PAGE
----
In a perfect world, checks would arrive on time and for the right amount. A customer might even write "thank you" in the memo section.

Unfortunately, practical reality sets in and even the most careful businessperson will need to deal with late payments and deadbeats. (There is a school of thought that says, if you do not occasionally have trouble collecting, you are being overly cautious with the credit you extend.)

The first step in on-time collection is to do everything possible to ensure prompt payment. Once an account becomes seriously delinquent, there is another series of steps to take.

As you develop your credit policy, aim for one that ensures as much cash for your business as quickly as possible. You will, of course, be bound to practices within your industry and the characteristics of your customer base.

TIP: Make your credit terms clear from the beginning, whether your customers are consumers or other businesses. Whenever possible, use a contract or letter agreement to specify terms including when payments will be due.

Credit terms may call for a down payment, the remainder payable in 30 days; final payment on delivery; or a discount for early payment.

How can I check when I get bad feeling about a customer?

If you have any doubts, get a credit check. For retail transactions, check with one of the three consumer credit bureaus. Dun and Bradstreet would be a way to investigate business customers.

How can I make sure I will get paid if my customer owes money to a lot of companies?

Become a secured creditor. As creditors line up to collect from a company, a secured creditor has a stronger claim than an unsecured creditor. This status must be obtained in advance by filing the appropriate documents to restrain the customer from disposing of equipment they may have purchased from you.

What else can I do to ensure prompt payment?

If the type of your business warrants it, you may decide to accept credit cards. For this, you will go to a bank and get a merchant account. The bank will charge a fee that ranges from 2.5 to 5.5 percent of sales.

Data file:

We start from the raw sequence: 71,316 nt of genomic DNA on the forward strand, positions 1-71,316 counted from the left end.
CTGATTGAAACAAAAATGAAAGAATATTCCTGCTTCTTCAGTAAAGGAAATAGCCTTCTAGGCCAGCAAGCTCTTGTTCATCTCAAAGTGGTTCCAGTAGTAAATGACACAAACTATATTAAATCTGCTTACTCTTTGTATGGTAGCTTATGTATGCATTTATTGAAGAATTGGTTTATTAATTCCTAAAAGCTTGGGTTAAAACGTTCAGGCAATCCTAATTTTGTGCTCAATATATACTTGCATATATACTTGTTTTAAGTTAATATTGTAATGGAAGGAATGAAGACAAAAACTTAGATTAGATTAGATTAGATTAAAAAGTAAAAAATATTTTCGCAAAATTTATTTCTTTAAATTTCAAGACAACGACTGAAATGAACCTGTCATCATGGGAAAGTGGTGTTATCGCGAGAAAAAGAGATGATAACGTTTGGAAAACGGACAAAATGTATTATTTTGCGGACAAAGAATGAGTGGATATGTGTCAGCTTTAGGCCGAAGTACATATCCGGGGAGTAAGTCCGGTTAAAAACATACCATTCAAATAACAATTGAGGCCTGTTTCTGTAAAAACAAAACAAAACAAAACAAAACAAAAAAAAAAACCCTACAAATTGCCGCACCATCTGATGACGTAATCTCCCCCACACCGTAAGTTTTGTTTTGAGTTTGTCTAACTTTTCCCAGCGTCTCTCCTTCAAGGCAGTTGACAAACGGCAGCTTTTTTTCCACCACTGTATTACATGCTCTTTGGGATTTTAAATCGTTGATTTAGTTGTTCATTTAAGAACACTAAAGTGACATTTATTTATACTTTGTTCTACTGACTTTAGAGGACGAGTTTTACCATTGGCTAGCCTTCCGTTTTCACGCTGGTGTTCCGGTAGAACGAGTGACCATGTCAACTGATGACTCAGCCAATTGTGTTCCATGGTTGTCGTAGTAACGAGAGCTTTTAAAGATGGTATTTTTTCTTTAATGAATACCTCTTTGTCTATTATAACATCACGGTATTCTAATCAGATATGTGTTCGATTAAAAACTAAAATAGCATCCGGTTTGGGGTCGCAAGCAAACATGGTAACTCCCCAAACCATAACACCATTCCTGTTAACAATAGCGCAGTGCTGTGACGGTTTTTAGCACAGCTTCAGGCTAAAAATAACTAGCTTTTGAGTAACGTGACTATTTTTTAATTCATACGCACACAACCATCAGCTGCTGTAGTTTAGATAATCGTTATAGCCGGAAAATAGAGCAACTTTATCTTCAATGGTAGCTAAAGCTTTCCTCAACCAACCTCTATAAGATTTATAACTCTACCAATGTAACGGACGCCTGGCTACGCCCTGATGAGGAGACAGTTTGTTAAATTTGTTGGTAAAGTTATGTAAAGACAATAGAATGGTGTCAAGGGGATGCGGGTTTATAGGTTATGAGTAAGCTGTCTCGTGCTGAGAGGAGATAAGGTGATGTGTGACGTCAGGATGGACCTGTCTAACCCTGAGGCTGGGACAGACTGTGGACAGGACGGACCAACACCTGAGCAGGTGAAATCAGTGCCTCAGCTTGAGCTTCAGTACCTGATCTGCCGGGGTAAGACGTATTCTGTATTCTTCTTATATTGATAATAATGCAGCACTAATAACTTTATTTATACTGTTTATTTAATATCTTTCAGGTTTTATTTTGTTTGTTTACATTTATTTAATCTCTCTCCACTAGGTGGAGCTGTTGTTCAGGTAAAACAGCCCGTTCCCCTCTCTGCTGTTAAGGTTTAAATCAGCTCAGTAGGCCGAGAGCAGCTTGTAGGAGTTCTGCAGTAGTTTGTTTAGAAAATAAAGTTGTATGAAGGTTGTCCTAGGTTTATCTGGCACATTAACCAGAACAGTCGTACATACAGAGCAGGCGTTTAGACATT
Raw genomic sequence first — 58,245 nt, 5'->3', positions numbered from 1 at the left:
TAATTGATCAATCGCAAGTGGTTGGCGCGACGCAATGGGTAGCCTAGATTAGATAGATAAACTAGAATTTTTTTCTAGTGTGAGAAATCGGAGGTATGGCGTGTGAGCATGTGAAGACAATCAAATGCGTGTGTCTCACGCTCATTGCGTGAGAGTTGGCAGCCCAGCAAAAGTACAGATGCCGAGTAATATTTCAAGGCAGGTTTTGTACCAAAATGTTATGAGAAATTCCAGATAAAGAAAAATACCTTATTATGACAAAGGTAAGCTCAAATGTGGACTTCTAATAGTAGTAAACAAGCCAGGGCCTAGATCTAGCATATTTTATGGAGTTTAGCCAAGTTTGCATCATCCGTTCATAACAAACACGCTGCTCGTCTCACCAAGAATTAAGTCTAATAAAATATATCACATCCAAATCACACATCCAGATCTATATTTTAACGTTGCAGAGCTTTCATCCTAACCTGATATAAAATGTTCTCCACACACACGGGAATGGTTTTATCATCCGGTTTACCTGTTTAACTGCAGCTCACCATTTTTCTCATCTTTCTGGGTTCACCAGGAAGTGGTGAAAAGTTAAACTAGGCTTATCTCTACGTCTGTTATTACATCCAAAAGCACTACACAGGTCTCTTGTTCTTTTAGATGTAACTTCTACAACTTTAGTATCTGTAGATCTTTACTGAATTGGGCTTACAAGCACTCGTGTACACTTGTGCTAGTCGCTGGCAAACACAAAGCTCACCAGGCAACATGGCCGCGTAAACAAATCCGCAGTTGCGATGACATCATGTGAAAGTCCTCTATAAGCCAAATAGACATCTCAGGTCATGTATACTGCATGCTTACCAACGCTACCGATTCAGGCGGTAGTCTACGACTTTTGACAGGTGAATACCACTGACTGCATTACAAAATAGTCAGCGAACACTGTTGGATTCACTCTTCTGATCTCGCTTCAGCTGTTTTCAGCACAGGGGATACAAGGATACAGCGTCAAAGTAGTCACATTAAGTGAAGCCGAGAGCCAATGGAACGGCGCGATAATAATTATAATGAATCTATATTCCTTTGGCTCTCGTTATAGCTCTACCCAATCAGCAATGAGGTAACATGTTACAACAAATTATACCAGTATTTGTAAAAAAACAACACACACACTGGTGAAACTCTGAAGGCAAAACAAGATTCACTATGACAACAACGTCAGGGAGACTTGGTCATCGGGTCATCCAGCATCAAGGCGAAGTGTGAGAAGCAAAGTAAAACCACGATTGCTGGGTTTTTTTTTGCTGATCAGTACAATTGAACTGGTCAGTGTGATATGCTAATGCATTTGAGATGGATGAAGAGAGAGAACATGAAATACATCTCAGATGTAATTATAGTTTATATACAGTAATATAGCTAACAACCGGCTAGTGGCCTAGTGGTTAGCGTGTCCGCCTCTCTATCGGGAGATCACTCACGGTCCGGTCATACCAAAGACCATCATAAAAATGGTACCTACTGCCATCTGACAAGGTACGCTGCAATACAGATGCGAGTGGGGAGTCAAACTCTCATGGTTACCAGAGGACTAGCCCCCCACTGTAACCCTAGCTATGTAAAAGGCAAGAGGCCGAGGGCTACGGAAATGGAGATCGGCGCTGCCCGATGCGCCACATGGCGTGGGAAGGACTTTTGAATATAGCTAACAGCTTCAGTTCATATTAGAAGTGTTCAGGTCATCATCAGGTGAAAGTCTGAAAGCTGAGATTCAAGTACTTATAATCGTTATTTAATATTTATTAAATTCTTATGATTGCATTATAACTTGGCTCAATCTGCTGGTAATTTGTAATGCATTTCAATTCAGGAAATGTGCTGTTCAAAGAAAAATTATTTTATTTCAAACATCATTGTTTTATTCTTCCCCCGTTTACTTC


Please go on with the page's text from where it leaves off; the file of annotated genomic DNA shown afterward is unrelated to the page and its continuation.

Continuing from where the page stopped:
TIP: Send bills promptly. If invoices arrive weeks after your customer expects them, they may wonder if you are serious about collections. In fact, there is no rule that says you have to wait until the end of the month. If you have just finished a major project, why not get the invoice off while the work is still fresh in your customer's mind?

What can I do about overdue accounts?

Here are some steps you can take to collect once you have concluded that your debtor is stalling. They are listed in order of increasing severity.

1. Diligently monitor past-due accounts

Good bookkeeping and preparation will pay off as you will not be surprised by an account that is 60 days late in paying. "Forewarned is forearmed," they say, and you will have time to plan your next steps.

2. Contact your debtor regularly

Once you are sure that you need to step up your collection efforts, begin with a series of phone calls and letters. The letters should be increasingly aggressive, although neither calls nor letters should step out of the boundaries of courtesy.

3. Maintain contact records

Prepare for possible legal steps by keeping notes of details of conversations you have held with your debtor, alternatives you have discussed, dates of invoices sent and any other communications with the debtor.

4. Negotiate

Be ready to compromise. You may save time and energy by taking less than 100 percent on the dollar from a creditor.

5. Collection agency

A collection agency will take a share of the amount received from your debtor, but it will free you up to pursue the growth of your business. For larger companies, a law called the Fair Debt Collection Practices Act regulates how agencies can contact debtors and ensures fair practices. It would be good to check with your collection agency to make sure their practices fall within the guidelines.

What about trying to make sure my customer does not sell the equipment I sold him or her?

You can put a lien on the equipment. A lien gives a creditor the right to take another's property if an obligation is not discharged. A mechanic's lien secures payment for work and materials in erecting or repairing a building or other structure. Liens can impact the day-to-day operations of your creditor and have potential to be quite effective.

If I go to court and win, how do I collect?

You can go to court to collect your debt. If the court rules in your favor, the judgment can be enforced through a local sheriff who may take the property or record a lien against the property. A sheriff can also arrange for the property to be sold.

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